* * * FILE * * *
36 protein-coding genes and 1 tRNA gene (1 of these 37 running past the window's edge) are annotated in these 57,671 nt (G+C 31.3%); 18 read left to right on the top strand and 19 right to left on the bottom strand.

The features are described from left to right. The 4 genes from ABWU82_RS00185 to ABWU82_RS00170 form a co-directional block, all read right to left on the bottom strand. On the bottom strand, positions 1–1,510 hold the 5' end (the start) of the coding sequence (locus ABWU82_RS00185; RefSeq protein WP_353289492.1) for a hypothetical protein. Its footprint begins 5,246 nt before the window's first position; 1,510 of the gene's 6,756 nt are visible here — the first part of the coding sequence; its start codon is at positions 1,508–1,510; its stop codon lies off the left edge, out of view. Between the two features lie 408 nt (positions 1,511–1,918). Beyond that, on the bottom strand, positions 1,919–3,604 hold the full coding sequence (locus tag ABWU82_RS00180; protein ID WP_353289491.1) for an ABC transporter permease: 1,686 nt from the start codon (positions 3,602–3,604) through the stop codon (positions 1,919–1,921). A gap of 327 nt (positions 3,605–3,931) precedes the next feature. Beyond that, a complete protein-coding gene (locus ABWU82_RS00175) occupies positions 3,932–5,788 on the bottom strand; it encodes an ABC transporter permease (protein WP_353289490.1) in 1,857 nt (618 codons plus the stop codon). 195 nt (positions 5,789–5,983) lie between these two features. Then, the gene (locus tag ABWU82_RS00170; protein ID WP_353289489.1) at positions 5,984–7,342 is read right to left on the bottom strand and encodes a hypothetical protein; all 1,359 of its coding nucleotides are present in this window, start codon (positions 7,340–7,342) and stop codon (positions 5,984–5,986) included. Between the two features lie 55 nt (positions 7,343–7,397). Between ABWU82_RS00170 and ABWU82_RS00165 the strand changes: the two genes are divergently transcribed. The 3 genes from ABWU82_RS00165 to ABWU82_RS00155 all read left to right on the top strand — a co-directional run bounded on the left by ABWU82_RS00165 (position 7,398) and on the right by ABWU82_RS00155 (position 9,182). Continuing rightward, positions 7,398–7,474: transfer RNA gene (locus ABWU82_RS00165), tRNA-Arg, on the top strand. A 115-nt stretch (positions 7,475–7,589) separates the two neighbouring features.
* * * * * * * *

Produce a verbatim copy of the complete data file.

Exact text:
36 protein-coding genes and 1 tRNA gene (1 of these 37 running past the window's edge) are annotated in these 57,671 nt (G+C 31.3%); 18 read left to right on the top strand and 19 right to left on the bottom strand.

The features are described from left to right. The 4 genes from ABWU82_RS00185 to ABWU82_RS00170 form a co-directional block, all read right to left on the bottom strand. On the bottom strand, positions 1–1,510 hold the 5' end (the start) of the coding sequence (locus ABWU82_RS00185; RefSeq protein WP_353289492.1) for a hypothetical protein. Its footprint begins 5,246 nt before the window's first position; 1,510 of the gene's 6,756 nt are visible here — the first part of the coding sequence; its start codon is at positions 1,508–1,510; its stop codon lies off the left edge, out of view. Between the two features lie 408 nt (positions 1,511–1,918). Beyond that, on the bottom strand, positions 1,919–3,604 hold the full coding sequence (locus tag ABWU82_RS00180; protein ID WP_353289491.1) for an ABC transporter permease: 1,686 nt from the start codon (positions 3,602–3,604) through the stop codon (positions 1,919–1,921). A gap of 327 nt (positions 3,605–3,931) precedes the next feature. Beyond that, a complete protein-coding gene (locus ABWU82_RS00175) occupies positions 3,932–5,788 on the bottom strand; it encodes an ABC transporter permease (protein WP_353289490.1) in 1,857 nt (618 codons plus the stop codon). 195 nt (positions 5,789–5,983) lie between these two features. Then, the gene (locus tag ABWU82_RS00170; protein ID WP_353289489.1) at positions 5,984–7,342 is read right to left on the bottom strand and encodes a hypothetical protein; all 1,359 of its coding nucleotides are present in this window, start codon (positions 7,340–7,342) and stop codon (positions 5,984–5,986) included. Between the two features lie 55 nt (positions 7,343–7,397). Between ABWU82_RS00170 and ABWU82_RS00165 the strand changes: the two genes are divergently transcribed. The 3 genes from ABWU82_RS00165 to ABWU82_RS00155 all read left to right on the top strand — a co-directional run bounded on the left by ABWU82_RS00165 (position 7,398) and on the right by ABWU82_RS00155 (position 9,182). Continuing rightward, positions 7,398–7,474: transfer RNA gene (locus ABWU82_RS00165), tRNA-Arg, on the top strand. A 115-nt stretch (positions 7,475–7,589) separates the two neighbouring features.